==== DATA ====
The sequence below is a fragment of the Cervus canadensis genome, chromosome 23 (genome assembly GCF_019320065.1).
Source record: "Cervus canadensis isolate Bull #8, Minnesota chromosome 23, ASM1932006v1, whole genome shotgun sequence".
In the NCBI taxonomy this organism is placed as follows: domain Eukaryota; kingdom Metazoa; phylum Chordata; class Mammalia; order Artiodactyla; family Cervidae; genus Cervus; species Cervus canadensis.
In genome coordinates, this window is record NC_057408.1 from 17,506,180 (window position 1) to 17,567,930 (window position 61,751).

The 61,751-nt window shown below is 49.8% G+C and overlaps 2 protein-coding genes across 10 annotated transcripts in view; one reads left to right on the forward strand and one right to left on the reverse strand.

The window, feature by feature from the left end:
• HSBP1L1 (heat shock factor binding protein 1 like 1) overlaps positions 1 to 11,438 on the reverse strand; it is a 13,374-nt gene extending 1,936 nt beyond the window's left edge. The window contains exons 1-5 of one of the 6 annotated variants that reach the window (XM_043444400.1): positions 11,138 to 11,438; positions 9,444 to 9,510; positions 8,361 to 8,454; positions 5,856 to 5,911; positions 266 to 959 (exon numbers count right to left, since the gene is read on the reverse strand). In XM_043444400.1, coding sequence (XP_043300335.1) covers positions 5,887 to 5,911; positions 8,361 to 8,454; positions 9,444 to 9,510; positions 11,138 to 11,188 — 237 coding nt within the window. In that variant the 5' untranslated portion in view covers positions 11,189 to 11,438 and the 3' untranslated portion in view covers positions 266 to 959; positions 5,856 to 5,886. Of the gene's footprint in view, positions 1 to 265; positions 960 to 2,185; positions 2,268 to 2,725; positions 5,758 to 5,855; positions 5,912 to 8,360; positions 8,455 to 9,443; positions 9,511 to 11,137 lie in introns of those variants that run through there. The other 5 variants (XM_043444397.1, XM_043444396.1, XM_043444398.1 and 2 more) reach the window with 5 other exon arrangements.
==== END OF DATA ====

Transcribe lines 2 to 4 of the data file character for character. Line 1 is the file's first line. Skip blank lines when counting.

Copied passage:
Source record: "Cervus canadensis isolate Bull #8, Minnesota chromosome 23, ASM1932006v1, whole genome shotgun sequence".
In the NCBI taxonomy this organism is placed as follows: domain Eukaryota; kingdom Metazoa; phylum Chordata; class Mammalia; order Artiodactyla; family Cervidae; genus Cervus; species Cervus canadensis.
In genome coordinates, this window is record NC_057408.1 from 17,506,180 (window position 1) to 17,567,930 (window position 61,751).